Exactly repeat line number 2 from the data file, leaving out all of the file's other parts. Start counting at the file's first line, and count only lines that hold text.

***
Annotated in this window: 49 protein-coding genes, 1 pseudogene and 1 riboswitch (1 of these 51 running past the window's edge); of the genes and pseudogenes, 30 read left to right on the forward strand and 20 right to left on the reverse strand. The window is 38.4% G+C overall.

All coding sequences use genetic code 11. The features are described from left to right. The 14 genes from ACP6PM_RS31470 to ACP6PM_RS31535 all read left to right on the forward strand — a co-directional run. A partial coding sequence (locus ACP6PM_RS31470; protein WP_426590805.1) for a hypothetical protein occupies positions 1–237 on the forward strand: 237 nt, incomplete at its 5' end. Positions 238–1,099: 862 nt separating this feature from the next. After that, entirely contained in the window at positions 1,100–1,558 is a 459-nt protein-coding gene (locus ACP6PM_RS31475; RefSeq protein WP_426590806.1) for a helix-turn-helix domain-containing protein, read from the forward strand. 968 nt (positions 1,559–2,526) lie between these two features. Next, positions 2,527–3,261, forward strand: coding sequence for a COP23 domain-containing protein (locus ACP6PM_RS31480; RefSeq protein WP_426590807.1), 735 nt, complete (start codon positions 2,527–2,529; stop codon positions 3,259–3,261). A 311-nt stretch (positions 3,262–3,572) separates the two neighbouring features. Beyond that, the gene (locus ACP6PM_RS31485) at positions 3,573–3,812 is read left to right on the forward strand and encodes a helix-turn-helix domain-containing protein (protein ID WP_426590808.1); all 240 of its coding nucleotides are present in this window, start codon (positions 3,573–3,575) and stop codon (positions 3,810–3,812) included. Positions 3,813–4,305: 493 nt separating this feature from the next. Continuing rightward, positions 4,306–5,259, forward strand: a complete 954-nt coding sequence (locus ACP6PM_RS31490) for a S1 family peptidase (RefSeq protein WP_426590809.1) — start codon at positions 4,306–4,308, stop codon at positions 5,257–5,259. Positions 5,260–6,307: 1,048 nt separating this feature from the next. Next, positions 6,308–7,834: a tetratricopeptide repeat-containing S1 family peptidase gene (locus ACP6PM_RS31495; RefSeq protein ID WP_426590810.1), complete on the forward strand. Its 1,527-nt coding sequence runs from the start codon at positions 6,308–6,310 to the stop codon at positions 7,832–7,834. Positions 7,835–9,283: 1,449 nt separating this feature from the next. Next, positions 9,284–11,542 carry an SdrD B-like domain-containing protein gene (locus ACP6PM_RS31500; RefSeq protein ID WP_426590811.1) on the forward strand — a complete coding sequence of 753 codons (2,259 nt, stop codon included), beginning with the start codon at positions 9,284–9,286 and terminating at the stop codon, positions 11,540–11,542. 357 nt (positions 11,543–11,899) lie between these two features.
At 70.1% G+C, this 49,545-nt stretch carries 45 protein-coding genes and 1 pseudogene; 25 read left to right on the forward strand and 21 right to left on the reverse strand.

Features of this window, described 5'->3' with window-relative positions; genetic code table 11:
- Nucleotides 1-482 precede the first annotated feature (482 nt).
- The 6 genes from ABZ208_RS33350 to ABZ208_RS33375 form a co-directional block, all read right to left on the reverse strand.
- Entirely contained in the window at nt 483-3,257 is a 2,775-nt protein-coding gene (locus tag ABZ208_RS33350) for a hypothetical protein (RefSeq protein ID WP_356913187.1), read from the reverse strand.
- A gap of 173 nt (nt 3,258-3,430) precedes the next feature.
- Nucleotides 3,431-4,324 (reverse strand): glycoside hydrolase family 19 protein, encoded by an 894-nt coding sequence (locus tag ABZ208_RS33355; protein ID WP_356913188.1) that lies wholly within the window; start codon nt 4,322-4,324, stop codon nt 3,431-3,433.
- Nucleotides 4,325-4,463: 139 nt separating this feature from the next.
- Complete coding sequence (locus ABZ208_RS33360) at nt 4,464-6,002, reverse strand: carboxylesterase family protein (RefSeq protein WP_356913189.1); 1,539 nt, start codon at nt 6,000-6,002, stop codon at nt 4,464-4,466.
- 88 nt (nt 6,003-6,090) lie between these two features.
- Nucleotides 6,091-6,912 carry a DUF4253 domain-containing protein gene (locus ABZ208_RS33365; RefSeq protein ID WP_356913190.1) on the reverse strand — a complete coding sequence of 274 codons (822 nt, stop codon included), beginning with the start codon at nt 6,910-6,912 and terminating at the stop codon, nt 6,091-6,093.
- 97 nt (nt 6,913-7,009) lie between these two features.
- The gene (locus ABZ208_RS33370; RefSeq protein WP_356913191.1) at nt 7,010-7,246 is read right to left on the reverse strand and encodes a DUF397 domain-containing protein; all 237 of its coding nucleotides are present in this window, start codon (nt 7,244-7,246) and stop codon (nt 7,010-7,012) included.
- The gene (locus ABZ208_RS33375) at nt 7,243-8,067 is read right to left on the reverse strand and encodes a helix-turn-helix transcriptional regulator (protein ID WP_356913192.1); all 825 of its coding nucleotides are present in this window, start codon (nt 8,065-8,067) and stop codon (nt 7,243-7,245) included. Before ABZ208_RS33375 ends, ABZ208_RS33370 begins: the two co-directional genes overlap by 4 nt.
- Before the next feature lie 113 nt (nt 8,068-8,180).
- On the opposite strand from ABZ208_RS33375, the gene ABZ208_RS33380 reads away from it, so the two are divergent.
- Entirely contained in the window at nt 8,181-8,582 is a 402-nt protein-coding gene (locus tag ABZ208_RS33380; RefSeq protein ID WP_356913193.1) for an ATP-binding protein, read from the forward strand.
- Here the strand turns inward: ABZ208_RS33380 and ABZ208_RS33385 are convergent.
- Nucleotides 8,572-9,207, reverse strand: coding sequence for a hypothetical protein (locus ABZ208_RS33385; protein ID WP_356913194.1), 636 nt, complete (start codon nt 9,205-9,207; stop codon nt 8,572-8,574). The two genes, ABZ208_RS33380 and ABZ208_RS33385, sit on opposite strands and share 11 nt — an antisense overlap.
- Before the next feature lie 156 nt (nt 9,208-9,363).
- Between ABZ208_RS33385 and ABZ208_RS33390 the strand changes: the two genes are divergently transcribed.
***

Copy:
All coding sequences use genetic code 11. The features are described from left to right. The 14 genes from ACP6PM_RS31470 to ACP6PM_RS31535 all read left to right on the forward strand — a co-directional run. A partial coding sequence (locus ACP6PM_RS31470; protein WP_426590805.1) for a hypothetical protein occupies positions 1–237 on the forward strand: 237 nt, incomplete at its 5' end. Positions 238–1,099: 862 nt separating this feature from the next. After that, entirely contained in the window at positions 1,100–1,558 is a 459-nt protein-coding gene (locus ACP6PM_RS31475; RefSeq protein WP_426590806.1) for a helix-turn-helix domain-containing protein, read from the forward strand. 968 nt (positions 1,559–2,526) lie between these two features. Next, positions 2,527–3,261, forward strand: coding sequence for a COP23 domain-containing protein (locus ACP6PM_RS31480; RefSeq protein WP_426590807.1), 735 nt, complete (start codon positions 2,527–2,529; stop codon positions 3,259–3,261). A 311-nt stretch (positions 3,262–3,572) separates the two neighbouring features. Beyond that, the gene (locus ACP6PM_RS31485) at positions 3,573–3,812 is read left to right on the forward strand and encodes a helix-turn-helix domain-containing protein (protein ID WP_426590808.1); all 240 of its coding nucleotides are present in this window, start codon (positions 3,573–3,575) and stop codon (positions 3,810–3,812) included. Positions 3,813–4,305: 493 nt separating this feature from the next. Continuing rightward, positions 4,306–5,259, forward strand: a complete 954-nt coding sequence (locus ACP6PM_RS31490) for a S1 family peptidase (RefSeq protein WP_426590809.1) — start codon at positions 4,306–4,308, stop codon at positions 5,257–5,259. Positions 5,260–6,307: 1,048 nt separating this feature from the next. Next, positions 6,308–7,834: a tetratricopeptide repeat-containing S1 family peptidase gene (locus ACP6PM_RS31495; RefSeq protein ID WP_426590810.1), complete on the forward strand. Its 1,527-nt coding sequence runs from the start codon at positions 6,308–6,310 to the stop codon at positions 7,832–7,834. Positions 7,835–9,283: 1,449 nt separating this feature from the next. Next, positions 9,284–11,542 carry an SdrD B-like domain-containing protein gene (locus ACP6PM_RS31500; RefSeq protein ID WP_426590811.1) on the forward strand — a complete coding sequence of 753 codons (2,259 nt, stop codon included), beginning with the start codon at positions 9,284–9,286 and terminating at the stop codon, positions 11,540–11,542. 357 nt (positions 11,543–11,899) lie between these two features.